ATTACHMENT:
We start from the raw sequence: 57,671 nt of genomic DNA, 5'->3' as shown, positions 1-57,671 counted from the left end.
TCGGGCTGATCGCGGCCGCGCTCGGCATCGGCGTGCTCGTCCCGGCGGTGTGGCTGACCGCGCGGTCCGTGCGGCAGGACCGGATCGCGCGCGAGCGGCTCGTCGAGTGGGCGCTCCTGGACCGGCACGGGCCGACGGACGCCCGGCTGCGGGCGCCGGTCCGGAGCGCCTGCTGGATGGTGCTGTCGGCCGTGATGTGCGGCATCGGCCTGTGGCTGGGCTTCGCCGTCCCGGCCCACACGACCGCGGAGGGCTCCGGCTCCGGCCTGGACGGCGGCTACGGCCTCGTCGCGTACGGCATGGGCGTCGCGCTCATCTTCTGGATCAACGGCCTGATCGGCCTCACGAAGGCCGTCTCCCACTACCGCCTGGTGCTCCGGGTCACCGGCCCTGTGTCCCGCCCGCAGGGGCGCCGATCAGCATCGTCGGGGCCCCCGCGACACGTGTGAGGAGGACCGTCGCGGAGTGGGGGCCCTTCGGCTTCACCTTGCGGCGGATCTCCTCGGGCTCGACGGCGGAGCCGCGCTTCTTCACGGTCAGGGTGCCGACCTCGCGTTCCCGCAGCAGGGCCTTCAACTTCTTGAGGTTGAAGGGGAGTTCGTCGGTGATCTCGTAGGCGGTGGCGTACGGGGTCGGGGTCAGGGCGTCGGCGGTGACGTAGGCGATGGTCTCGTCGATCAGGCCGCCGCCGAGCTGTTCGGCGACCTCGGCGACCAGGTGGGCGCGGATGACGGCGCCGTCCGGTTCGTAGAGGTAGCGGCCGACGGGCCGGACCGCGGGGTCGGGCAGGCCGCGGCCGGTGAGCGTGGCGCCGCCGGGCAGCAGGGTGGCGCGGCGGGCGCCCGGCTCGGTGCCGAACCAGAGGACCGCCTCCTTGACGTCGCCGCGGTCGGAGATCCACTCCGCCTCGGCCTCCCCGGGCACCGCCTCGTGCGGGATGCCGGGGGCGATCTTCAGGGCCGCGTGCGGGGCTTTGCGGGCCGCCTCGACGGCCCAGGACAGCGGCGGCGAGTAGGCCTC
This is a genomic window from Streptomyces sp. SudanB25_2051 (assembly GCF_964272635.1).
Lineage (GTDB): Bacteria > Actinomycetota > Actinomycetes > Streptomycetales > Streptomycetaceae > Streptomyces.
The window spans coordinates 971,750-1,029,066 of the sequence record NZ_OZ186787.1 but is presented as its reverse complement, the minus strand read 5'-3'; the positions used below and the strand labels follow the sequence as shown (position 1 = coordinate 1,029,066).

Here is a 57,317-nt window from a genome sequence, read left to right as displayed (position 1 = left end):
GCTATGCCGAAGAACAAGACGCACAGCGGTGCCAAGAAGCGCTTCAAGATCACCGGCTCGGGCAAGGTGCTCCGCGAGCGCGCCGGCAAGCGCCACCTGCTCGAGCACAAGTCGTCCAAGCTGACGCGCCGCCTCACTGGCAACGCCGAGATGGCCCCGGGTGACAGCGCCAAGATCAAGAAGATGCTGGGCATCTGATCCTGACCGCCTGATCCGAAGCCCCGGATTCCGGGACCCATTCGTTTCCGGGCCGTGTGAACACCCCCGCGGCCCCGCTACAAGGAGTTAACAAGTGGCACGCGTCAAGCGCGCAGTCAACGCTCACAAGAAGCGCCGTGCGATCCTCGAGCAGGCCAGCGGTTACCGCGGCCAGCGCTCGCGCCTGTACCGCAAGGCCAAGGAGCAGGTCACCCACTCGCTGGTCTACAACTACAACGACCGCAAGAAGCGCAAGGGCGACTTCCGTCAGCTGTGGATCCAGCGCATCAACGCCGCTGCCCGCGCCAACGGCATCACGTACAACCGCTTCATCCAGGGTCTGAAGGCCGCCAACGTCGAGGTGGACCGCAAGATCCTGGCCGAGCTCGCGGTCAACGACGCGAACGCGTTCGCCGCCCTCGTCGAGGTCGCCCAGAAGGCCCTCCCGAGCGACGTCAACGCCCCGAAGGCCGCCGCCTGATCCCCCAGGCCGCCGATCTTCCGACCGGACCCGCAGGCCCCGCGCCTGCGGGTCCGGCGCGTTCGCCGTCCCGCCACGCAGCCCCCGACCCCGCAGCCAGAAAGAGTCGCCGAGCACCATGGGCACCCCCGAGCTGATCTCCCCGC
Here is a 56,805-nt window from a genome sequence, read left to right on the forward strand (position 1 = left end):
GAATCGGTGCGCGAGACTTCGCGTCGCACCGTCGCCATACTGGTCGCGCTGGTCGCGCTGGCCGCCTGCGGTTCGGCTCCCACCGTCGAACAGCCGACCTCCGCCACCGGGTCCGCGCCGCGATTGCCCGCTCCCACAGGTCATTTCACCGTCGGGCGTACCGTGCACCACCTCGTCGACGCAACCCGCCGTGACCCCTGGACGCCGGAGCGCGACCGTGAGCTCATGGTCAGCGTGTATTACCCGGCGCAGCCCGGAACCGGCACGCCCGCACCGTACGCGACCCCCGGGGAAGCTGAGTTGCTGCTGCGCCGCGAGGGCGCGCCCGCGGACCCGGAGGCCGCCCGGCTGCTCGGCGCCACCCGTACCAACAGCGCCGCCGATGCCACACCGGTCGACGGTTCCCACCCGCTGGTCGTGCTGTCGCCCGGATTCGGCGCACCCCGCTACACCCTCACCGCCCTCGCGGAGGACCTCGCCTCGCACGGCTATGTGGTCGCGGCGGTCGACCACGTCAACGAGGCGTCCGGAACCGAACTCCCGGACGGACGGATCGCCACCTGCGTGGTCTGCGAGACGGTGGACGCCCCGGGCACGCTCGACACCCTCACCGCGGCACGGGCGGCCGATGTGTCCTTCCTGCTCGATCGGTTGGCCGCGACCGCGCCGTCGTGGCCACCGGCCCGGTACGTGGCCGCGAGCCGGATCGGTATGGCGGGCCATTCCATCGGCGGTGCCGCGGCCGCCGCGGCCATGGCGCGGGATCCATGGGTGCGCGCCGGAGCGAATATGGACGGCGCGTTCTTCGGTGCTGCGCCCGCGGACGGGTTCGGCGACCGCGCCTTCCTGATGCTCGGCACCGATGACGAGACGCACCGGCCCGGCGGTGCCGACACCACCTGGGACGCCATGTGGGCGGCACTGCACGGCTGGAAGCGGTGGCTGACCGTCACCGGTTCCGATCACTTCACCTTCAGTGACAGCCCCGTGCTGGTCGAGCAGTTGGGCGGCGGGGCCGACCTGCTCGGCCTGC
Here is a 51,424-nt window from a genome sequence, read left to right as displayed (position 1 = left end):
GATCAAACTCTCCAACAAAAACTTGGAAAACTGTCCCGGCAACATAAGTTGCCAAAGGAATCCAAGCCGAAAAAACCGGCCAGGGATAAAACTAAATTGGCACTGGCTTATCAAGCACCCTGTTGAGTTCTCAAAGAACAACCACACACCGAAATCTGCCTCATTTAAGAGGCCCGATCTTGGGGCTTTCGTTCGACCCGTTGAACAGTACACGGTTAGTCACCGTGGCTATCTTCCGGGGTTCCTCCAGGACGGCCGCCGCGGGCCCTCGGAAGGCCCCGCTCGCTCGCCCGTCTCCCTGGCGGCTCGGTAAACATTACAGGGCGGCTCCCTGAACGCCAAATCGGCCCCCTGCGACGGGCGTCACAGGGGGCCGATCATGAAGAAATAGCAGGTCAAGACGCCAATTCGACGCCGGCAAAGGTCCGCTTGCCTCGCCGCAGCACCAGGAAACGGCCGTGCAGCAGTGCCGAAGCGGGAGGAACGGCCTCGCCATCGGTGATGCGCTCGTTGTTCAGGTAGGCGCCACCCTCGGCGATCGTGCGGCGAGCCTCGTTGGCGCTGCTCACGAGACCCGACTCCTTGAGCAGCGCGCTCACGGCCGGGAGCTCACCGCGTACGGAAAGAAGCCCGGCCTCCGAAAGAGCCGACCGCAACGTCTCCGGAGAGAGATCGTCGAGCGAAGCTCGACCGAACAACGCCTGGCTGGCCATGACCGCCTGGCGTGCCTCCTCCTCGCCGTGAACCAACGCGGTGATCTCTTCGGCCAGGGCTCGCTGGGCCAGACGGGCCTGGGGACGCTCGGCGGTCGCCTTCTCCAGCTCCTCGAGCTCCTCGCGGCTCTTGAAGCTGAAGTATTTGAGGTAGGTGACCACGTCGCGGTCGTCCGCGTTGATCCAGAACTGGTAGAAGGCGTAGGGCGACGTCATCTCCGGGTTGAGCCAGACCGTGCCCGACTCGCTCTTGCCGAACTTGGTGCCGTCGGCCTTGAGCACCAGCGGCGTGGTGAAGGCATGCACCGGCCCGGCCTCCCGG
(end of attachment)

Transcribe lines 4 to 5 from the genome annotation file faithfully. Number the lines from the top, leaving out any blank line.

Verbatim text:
Lineage (GTDB): Bacteria > Actinomycetota > Actinomycetes > Streptomycetales > Streptomycetaceae > Streptomyces.
The window spans coordinates 971,750-1,029,066 of the sequence record NZ_OZ186787.1 but is presented as its reverse complement, the minus strand read 5'-3'; the positions used below and the strand labels follow the sequence as shown (position 1 = coordinate 1,029,066).